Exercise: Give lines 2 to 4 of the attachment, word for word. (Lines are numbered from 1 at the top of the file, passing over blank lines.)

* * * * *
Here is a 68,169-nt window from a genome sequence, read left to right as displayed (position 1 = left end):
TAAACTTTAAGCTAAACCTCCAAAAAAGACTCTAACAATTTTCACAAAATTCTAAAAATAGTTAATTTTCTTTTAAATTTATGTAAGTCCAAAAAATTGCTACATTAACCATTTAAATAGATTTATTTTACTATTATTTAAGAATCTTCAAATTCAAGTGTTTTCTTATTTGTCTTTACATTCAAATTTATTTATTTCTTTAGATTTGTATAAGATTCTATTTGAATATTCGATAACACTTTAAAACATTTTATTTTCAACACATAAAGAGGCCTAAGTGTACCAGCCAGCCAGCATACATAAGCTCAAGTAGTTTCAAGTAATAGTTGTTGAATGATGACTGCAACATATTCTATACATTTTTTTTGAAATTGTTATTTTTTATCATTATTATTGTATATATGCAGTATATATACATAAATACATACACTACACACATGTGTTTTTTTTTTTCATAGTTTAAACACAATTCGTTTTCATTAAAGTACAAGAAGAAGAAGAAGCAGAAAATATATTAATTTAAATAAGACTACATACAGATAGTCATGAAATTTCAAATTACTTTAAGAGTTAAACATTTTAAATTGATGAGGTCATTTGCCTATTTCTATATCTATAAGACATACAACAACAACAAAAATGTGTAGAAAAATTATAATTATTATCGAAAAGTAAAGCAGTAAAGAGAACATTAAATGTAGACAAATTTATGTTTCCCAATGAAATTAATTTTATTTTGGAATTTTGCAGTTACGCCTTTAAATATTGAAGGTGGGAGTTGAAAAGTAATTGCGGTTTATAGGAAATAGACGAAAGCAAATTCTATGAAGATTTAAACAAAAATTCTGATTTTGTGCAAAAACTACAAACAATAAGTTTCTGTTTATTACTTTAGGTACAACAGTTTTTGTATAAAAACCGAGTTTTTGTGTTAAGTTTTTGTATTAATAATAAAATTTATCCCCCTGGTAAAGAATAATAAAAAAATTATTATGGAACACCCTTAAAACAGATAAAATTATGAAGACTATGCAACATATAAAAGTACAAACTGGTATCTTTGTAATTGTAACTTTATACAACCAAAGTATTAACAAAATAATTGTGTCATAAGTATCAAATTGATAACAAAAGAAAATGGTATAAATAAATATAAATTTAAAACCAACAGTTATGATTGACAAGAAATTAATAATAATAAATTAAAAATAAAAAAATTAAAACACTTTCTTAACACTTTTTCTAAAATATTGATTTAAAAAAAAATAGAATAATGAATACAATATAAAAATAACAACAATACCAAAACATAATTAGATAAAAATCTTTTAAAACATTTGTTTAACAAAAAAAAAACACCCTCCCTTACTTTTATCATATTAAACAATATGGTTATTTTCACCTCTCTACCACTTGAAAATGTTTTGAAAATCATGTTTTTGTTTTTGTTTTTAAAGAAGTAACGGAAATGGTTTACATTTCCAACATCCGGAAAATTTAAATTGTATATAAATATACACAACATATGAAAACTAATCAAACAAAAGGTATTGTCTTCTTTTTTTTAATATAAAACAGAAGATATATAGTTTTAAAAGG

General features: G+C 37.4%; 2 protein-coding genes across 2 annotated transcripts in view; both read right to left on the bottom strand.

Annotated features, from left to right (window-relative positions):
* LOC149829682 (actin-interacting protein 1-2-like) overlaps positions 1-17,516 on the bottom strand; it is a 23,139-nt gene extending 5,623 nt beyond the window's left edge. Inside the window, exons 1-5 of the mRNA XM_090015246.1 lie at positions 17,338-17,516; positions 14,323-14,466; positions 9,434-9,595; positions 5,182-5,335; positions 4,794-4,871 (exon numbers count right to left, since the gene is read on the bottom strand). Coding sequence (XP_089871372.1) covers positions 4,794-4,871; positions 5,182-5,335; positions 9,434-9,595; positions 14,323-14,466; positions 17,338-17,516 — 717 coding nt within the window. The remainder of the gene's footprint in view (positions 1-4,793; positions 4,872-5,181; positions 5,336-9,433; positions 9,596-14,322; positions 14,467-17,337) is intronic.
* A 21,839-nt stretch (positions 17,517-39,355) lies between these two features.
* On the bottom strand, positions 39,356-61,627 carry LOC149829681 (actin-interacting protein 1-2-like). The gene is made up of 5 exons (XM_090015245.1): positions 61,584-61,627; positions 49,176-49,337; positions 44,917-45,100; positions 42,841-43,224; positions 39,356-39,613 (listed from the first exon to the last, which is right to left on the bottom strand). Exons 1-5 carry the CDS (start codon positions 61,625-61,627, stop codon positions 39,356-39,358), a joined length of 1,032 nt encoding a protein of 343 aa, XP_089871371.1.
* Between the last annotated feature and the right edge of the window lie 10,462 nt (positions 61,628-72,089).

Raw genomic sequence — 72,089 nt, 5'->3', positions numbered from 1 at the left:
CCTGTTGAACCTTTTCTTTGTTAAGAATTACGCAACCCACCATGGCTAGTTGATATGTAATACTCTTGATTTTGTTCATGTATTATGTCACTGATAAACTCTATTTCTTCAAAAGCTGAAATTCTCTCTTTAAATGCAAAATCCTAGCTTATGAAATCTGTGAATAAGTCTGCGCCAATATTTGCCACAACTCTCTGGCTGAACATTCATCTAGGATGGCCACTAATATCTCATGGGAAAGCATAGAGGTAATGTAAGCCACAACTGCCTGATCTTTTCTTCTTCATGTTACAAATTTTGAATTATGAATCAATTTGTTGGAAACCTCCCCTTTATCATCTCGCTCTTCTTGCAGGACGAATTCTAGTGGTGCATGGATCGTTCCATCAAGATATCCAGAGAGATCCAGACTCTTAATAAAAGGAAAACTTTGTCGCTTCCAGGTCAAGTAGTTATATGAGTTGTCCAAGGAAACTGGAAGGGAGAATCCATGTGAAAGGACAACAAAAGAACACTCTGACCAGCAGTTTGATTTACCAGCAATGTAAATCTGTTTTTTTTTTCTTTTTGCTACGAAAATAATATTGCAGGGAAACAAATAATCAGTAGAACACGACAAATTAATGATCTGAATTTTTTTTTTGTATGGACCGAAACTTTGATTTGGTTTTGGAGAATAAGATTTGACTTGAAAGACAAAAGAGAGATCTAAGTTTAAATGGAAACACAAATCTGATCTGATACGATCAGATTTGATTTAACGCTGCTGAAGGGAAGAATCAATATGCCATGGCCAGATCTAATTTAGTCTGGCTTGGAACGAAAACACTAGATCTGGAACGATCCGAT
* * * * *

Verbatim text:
TAAACTTTAAGCTAAACCTCCAAAAAAGACTCTAACAATTTTCACAAAATTCTAAAAATAGTTAATTTTCTTTTAAATTTATGTAAGTCCAAAAAATTGCTACATTAACCATTTAAATAGATTTATTTTACTATTATTTAAGAATCTTCAAATTCAAGTGTTTTCTTATTTGTCTTTACATTCAAATTTATTTATTTCTTTAGATTTGTATAAGATTCTATTTGAATATTCGATAACACTTTAAAACATTTTATTTTCAACACATAAAGAGGCCTAAGTGTACCAGCCAGCCAGCATACATAAGCTCAAGTAGTTTCAAGTAATAGTTGTTGAATGATGACTGCAACATATTCTATACATTTTTTTTGAAATTGTTATTTTTTATCATTATTATTGTATATATGCAGTATATATACATAAATACATACACTACACACATGTGTTTTTTTTTTTCATAGTTTAAACACAATTCGTTTTCATTAAAGTACAAGAAGAAGAAGAAGCAGAAAATATATTAATTTAAATAAGACTACATACAGATAGTCATGAAATTTCAAATTACTTTAAGAGTTAAACATTTTAAATTGATGAGGTCATTTGCCTATTTCTATATCTATAAGACATACAACAACAACAAAAATGTGTAGAAAAATTATAATTATTATCGAAAAGTAAAGCAGTAAAGAGAACATTAAATGTAGACAAATTTATGTTTCCCAATGAAATTAATTTTATTTTGGAATTTTGCAGTTACGCCTTTAAATATTGAAGGTGGGAGTTGAAAAGTAATTGCGGTTTATAGGAAATAGACGAAAGCAAATTCTATGAAGATTTAAACAAAAATTCTGATTTTGTGCAAAAACTACAAACAATAAGTTTCTGTTTATTACTTTAGGTACAACAGTTTTTGTATAAAAACCGAGTTTTTGTGTTAAGTTTTTGTATTAATAATAAAATTTATCCCCCTGGTAAAGAATAATAAAAAAATTATTATGGAACACCCTTAAAACAGATAAAATTATGAAGACTATGCAACATATAAAAGTACAAACTGGTATCTTTGTAATTGTAACTTTATACAACCAAAGTATTAACAAAATAATTGTGTCATAAGTATCAAATTGATAACAAAAGAAAATGGTATAAATAAATATAAATTTAAAACCAACAGTTATGATTGACAAGAAATTAATAATAATAAATTAAAAATAAAAAAATTAAAACACTTTCTTAACACTTTTTCTAAAATATTGATTTAAAAAAAAATAGAATAATGAATACAATATAAAAATAACAACAATACCAAAACATAATTAGATAAAAATCTTTTAAAACATTTGTTTAACAAAAAAAAAACACCCTCCCTTACTTTTATCATATTAAACAATATGGTTATTTTCACCTCTCTACCACTTGAAAATGTTTTGAAAATCATGTTTTTGTTTTTGTTTTTAAAGAAGTAACGGAAATGGTTTACATTTCCAACATCCGGAAAATTTAAATTGTATATAAATATACACAACATATGAAAACTAATCAAACAAAAGGTATTGTCTTCTTTTTTTTAATATAAAACAGAAGATATATAGTTTTAAAAGG

General features: G+C 37.4%; 2 protein-coding genes across 2 annotated transcripts in view; both read right to left on the bottom strand.

Annotated features, from left to right (window-relative positions):